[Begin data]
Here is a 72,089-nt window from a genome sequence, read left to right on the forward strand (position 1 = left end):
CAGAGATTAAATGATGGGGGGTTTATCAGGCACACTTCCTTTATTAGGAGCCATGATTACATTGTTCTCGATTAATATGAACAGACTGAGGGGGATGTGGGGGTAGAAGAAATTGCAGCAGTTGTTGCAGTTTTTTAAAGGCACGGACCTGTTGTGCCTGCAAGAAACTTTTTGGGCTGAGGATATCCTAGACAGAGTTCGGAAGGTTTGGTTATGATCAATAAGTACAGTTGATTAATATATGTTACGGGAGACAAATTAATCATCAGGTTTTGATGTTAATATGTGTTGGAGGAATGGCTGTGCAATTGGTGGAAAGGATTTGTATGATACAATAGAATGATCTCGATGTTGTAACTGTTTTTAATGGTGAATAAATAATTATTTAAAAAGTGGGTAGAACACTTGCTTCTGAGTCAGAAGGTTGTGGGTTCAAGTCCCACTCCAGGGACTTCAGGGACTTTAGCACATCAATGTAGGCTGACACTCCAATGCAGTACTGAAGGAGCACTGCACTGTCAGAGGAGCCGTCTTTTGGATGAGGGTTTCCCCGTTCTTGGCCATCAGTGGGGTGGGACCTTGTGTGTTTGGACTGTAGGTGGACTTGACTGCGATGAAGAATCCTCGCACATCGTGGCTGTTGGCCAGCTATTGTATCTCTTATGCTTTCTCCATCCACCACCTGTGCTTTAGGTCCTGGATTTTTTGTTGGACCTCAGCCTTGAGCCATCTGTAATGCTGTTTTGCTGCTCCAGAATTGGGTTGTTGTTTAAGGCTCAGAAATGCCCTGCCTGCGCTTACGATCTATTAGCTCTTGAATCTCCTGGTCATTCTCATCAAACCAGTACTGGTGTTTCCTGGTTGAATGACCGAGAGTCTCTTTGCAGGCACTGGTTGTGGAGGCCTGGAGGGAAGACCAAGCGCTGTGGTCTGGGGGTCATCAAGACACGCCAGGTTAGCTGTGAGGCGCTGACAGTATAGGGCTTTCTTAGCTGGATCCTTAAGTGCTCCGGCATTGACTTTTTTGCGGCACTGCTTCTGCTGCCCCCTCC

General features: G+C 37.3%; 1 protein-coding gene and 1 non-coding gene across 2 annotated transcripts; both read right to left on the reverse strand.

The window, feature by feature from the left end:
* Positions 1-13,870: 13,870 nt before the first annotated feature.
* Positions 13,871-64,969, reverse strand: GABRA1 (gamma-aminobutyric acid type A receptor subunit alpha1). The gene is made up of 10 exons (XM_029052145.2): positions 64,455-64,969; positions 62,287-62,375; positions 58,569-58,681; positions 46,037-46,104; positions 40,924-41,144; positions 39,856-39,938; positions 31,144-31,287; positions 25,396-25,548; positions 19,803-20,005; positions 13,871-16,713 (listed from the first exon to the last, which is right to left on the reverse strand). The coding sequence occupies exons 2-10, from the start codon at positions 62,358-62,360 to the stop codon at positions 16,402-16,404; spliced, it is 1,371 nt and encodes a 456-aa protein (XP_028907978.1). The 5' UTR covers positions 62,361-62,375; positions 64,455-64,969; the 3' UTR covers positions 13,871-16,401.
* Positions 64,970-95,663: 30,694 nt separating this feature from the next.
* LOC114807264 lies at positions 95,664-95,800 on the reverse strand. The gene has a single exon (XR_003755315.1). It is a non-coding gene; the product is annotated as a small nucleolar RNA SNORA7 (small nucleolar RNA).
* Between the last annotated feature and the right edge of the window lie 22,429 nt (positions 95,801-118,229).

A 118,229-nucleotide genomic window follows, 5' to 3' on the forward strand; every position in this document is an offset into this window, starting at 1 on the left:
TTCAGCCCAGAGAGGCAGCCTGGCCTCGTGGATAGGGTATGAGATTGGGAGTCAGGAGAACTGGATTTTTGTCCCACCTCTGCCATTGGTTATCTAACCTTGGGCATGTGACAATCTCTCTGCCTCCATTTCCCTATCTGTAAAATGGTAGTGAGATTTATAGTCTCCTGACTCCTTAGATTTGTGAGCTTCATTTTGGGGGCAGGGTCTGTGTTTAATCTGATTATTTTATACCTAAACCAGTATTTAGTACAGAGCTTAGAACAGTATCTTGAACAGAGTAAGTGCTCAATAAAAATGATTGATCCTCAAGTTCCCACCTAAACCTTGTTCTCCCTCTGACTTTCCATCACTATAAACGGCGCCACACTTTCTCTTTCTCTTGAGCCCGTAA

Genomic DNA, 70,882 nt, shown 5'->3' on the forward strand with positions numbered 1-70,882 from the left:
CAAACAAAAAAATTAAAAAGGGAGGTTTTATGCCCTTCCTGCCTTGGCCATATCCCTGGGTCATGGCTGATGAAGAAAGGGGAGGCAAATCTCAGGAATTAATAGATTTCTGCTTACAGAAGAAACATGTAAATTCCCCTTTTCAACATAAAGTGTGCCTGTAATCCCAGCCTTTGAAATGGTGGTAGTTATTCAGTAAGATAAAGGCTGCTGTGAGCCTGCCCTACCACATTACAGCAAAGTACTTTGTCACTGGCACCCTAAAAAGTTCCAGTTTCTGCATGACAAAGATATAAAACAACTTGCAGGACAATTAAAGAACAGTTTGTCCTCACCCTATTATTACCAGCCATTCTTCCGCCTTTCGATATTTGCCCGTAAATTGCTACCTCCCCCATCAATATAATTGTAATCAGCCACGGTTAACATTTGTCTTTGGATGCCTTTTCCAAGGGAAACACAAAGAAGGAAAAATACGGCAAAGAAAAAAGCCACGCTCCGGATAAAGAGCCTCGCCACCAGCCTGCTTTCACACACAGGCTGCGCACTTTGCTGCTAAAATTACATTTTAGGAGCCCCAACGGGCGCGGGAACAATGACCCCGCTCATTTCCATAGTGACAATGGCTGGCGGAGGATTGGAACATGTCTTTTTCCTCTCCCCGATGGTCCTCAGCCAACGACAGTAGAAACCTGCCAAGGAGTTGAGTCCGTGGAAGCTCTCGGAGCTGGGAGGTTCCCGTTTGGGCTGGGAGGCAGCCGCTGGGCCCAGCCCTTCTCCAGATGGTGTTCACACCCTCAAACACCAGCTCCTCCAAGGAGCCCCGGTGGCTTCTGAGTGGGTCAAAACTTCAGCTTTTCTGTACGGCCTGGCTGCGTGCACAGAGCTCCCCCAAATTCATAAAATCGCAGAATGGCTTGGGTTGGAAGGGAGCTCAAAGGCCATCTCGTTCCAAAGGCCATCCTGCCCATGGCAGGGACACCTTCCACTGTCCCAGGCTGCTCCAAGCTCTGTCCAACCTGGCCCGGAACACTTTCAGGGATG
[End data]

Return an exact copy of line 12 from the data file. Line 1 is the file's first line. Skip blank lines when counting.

Genomic DNA, 70,882 nt, shown 5'->3' on the forward strand with positions numbered 1-70,882 from the left: